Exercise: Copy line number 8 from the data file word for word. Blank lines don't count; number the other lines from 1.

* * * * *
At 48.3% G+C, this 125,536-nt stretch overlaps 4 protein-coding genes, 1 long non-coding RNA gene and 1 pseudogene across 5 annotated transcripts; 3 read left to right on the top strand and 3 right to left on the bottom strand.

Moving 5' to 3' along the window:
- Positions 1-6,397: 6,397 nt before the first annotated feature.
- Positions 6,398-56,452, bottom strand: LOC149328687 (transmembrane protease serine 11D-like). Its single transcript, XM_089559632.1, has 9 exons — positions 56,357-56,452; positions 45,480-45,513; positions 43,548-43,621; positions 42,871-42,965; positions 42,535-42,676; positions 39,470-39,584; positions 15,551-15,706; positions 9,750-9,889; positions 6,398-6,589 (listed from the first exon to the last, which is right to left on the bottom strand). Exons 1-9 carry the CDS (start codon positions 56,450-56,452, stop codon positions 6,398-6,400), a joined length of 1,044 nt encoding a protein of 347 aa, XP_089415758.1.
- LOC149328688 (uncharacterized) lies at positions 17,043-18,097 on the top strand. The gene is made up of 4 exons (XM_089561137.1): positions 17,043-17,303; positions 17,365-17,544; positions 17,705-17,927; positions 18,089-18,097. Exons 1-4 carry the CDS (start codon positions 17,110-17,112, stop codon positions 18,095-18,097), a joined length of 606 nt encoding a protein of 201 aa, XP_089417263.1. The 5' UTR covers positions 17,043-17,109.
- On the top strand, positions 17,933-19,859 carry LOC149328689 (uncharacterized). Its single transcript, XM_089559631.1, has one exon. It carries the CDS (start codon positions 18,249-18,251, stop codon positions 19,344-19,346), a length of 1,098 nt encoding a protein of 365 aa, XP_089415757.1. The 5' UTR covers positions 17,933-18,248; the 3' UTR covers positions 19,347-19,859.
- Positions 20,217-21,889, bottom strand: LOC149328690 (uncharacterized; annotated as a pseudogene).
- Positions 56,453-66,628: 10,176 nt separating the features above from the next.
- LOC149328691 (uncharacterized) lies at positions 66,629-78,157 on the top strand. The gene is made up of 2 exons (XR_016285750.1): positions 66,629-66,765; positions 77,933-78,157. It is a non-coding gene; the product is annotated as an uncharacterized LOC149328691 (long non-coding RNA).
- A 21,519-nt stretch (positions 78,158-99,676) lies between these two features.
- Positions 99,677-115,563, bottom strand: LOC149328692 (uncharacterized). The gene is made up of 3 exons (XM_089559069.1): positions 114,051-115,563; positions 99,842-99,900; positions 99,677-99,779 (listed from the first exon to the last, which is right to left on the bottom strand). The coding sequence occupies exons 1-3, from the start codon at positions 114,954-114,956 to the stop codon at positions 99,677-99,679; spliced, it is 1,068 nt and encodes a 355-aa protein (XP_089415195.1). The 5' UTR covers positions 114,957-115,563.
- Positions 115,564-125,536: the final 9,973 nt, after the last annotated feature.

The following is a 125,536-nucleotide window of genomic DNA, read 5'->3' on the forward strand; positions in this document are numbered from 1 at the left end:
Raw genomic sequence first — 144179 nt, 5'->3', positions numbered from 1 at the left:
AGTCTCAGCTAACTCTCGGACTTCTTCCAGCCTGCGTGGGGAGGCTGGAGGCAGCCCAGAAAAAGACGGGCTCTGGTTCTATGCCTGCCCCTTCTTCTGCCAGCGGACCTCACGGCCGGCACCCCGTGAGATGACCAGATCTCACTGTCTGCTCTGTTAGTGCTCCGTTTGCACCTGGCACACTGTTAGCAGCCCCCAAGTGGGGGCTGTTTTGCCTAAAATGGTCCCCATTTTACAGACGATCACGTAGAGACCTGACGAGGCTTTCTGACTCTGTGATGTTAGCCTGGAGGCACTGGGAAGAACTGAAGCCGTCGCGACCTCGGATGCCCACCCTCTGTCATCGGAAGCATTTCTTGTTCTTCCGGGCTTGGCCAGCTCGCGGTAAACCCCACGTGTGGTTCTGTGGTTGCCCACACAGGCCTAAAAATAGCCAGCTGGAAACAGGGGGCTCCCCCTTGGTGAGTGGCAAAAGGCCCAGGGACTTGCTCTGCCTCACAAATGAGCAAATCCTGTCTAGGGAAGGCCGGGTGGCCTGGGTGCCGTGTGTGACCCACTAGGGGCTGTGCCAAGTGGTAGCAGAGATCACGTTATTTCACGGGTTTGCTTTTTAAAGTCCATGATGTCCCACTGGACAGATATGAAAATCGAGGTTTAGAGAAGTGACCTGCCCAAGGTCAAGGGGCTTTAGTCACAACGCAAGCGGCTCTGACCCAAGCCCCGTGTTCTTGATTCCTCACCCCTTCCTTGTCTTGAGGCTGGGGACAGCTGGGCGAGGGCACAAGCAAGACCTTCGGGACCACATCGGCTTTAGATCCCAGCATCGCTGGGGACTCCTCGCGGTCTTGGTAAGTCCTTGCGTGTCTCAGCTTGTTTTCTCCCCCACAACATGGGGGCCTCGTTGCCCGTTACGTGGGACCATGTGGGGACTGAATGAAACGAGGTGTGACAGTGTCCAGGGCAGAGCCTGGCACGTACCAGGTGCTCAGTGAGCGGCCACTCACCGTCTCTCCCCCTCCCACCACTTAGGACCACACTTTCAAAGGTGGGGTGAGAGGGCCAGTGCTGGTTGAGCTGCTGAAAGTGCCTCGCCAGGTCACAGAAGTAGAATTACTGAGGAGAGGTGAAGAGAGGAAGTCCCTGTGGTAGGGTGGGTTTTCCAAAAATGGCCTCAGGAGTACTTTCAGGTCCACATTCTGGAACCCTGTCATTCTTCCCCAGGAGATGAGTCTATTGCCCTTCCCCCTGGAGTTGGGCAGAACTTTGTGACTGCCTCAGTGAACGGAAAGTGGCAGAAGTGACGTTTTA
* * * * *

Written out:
- Positions 56,453-66,628: 10,176 nt separating the features above from the next.